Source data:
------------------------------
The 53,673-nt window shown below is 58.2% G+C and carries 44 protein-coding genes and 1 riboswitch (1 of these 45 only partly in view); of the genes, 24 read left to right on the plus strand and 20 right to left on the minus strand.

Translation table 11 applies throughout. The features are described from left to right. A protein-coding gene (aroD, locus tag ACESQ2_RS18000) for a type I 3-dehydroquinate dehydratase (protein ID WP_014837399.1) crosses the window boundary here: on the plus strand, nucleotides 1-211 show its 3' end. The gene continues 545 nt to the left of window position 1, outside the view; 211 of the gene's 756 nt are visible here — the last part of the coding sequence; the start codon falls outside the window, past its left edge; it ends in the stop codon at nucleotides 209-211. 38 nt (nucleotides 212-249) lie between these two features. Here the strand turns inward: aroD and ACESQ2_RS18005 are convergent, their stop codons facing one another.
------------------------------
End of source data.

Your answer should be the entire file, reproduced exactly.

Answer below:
The 53,673-nt window shown below is 58.2% G+C and carries 44 protein-coding genes and 1 riboswitch (1 of these 45 only partly in view); of the genes, 24 read left to right on the plus strand and 20 right to left on the minus strand.

Translation table 11 applies throughout. The features are described from left to right. A protein-coding gene (aroD, locus tag ACESQ2_RS18000) for a type I 3-dehydroquinate dehydratase (protein ID WP_014837399.1) crosses the window boundary here: on the plus strand, nucleotides 1-211 show its 3' end. The gene continues 545 nt to the left of window position 1, outside the view; 211 of the gene's 756 nt are visible here — the last part of the coding sequence; the start codon falls outside the window, past its left edge; it ends in the stop codon at nucleotides 209-211. 38 nt (nucleotides 212-249) lie between these two features. Here the strand turns inward: aroD and ACESQ2_RS18005 are convergent, their stop codons facing one another.